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History in the blood


22 October 2005

CHRISTOPHER KREMMER catches up with his extended family for a special anniversary (Spectrum Sydney Morning Herald)

Genealogy is more contagious - and possibly more dangerous - than bird flu. You need only to visit the burgeoning family history section in your local library to see the victims of runaway past-itis. The elderly are especially vulnerable.

When my family caught the bug more than a decade ago I braced myself for the worst. Family trees full of blanks began turning up in the mail. Strangers would telephone claiming to be related. It was only a matter of time before we had to endure a fate worse than death - the family reunion.

It began with a phone call from my father's brother, Uncle Jim, a few months ago. He'd been trawling the archives and had found a significant date - the 150th anniversary of our German ancestors' arrival in Tasmania was approaching.

Next thing we knew, we were downing pints at Knopwood's Retreat on Hobart's Salamanca Place, staring at one another like doppelgangers, amazed that genealogy could be such fun. Aunties and uncles, cousins and spouses had come from all over Australia, drawn by the strange allure of the ancestry trail, or any excuse for a weekend in Tassie.

Everyone there shared a common ancestor, Joseph Kraemer, a thatcher, basket maker and farm labourer from Altheim in Baden, who, with his late wife's sister and five children, left Europe for Van Diemen's Land in 1855.

Now the wheel had turned full circle and we were back in Hobart Town, where on July 23, 1855, the Hobarton Mercury had reported the arrival of the America with its valuable cargo of German workers after a 99-day passage. Nineteen travellers had died en route and five children were born. There were horse breakers and shepherds, clerks and gardeners on board.

Most German settlers in the 19th century steered clear of the penal colonies, preferring South Australia. But central Europe at the time was in the grip of political and economic ferment. The Kraemers must have been desperate.

With Saturday morning rapidly becoming Saturday afternoon, Uncle Jim was getting toey. Clutching his genealogical dossier with an air of purpose, he frogmarched us out of Knopwood's and into our hire cars for the half-hour drive to New Norfolk, the settlers' Promised Land.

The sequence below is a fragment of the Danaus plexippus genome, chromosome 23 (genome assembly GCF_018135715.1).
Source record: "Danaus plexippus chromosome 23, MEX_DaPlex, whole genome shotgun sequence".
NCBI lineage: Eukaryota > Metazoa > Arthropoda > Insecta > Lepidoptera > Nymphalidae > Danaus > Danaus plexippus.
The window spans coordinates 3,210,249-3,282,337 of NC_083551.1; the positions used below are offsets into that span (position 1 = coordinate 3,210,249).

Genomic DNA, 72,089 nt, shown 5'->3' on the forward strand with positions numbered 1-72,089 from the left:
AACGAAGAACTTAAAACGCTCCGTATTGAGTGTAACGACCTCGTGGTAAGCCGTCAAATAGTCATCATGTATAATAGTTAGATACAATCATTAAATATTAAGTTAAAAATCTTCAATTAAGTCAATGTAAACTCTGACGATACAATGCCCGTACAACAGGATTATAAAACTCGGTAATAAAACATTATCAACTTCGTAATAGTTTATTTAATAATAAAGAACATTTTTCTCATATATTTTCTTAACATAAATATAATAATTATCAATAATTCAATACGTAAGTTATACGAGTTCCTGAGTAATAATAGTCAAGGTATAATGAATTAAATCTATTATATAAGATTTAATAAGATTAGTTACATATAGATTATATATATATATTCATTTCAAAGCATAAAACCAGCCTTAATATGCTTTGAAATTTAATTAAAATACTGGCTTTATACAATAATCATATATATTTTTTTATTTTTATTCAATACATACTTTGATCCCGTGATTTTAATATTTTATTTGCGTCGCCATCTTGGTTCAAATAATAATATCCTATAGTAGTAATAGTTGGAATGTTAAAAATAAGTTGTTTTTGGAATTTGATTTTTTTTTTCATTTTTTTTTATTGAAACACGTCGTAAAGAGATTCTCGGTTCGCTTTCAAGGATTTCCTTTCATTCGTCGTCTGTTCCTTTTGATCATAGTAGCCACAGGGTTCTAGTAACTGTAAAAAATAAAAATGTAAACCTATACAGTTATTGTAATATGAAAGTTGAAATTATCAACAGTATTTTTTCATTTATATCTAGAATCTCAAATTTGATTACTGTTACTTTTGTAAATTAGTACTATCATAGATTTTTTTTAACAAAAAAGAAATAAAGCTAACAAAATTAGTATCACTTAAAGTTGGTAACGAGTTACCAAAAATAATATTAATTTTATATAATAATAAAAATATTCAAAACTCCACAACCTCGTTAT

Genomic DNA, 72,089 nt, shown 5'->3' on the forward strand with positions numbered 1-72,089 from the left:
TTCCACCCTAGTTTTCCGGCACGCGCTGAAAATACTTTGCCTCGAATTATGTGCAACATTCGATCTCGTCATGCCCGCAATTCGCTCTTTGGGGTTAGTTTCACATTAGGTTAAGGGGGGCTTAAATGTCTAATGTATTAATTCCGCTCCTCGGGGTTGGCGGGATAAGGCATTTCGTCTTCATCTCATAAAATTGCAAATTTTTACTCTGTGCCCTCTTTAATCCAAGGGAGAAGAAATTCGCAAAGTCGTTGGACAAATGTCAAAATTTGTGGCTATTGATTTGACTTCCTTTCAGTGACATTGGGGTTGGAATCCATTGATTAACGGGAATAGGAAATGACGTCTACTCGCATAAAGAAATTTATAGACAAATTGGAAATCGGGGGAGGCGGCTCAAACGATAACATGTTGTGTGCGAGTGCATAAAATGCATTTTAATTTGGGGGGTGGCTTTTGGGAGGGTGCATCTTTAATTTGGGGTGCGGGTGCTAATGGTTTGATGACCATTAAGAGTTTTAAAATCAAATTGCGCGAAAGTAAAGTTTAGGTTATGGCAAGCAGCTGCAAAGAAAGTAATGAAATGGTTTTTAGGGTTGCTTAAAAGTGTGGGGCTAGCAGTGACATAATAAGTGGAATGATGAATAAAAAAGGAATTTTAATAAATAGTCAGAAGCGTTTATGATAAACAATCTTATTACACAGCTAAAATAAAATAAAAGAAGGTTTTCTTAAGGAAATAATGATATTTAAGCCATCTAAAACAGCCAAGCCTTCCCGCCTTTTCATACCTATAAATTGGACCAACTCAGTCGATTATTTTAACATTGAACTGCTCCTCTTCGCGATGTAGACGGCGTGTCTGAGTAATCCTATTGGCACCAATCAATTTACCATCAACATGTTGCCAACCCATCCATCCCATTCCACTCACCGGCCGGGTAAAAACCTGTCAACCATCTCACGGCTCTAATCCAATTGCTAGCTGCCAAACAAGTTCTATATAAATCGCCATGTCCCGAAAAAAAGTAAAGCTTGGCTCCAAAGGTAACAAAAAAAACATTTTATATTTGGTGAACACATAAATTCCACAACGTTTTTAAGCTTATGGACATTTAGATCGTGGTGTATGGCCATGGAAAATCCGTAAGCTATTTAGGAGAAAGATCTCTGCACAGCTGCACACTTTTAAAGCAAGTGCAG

Having found a new country, the Kraemers soon found a new name. They were now Kremmers, probably due to a clerical error by an immigration officer. After spending time in Hobart, they headed north-west on the colony's only made road between rolling hills and green pastures. They'd ventured to the limits of the known world, only to find the landscape uncannily like home.

Yet it was also very different. The unfamiliar language, and convicts in their coarse woollen uniforms and shackles being transported around the gulag; the curious absence of the indigenous people, almost exterminated within 50 years of the European settlement.

At an old toll house north of Hobart the hills closed in on the road and river for the tight passage up the Derwent Valley to New Norfolk. I drove past oast houses and industrial graveyards in the winter half-light, shadowing the ancestors, guessing their thoughts. It all seemed rather gloomy.

A motorboat dragging a water skier on the dark, sluggish Derwent broke the spell, announcing New Norfolk and the Devil Boat wharf and sports field that was our muster point. We parked the cars and checked the batteries in our video cameras, while the children chased their new-found cousins.

My father, Ted, was becoming increasingly excited and I wished my mother - who'd been unable to travel due to poor health - could have been with us. But then it occurred to me that she wasn't a Kremmer and the idea that was the whole basis for gathering - and perhaps, even for genealogy itself - began to unravel.

According to family myth, my great-great-grandfather, Learpold, married a granddaughter of Napoleon. Are we not French? My paternal grandmother's family included O'Sheas. Are we not Irish? My wife comes from a family of Indian Hindus. None of us gathered at New Norfolk spoke German.

Joseph Kremmer had worked hard, bought land and was buried in the grave of a man of means in New Norfolk. But because the Kremmers were Roman Catholics, not Lutherans, they worshipped in the same churches as Irish Catholics, intermarrying and merging into the broader community.

Not only that, but Joseph's wandering gene was passed on to his great grandson, Patrick, who left Tasmania and joined the Royal Australian Navy. He ended up pursuing German cruisers with lethal intent off the coast of Burma during World War II.

His son - my father - rode in a Melbourne Cup and another son - Uncle Jim - served as mayor of Campbelltown in Sydney's south-west. Jim's daughter - my cousin Jennifer - wrote an award-winning novel. Other cousins became lawyers, journalists, peacekeepers in East Timor and publicans. The Germans had done gut, but they'd also become Australians.

It had taken 150 years to organise the graveside ceremony, but no one had remembered to bring flowers. Rushing back to a florist, I returned in time to hear Uncle Jim's speech, as cameras whirred and the next generation played among the broken headstones. Unable to locate Joseph's grave, we'd settled for his son Learpold's.

Thanks to Uncle Jim, we'd broken down the barriers that separate past from present, and the scattered remnants of an extended family. And except perhaps for the spouses, we all ended up feeling a little more German, a lot more Tasmanian and, I'd like to think, happy to be Australian.


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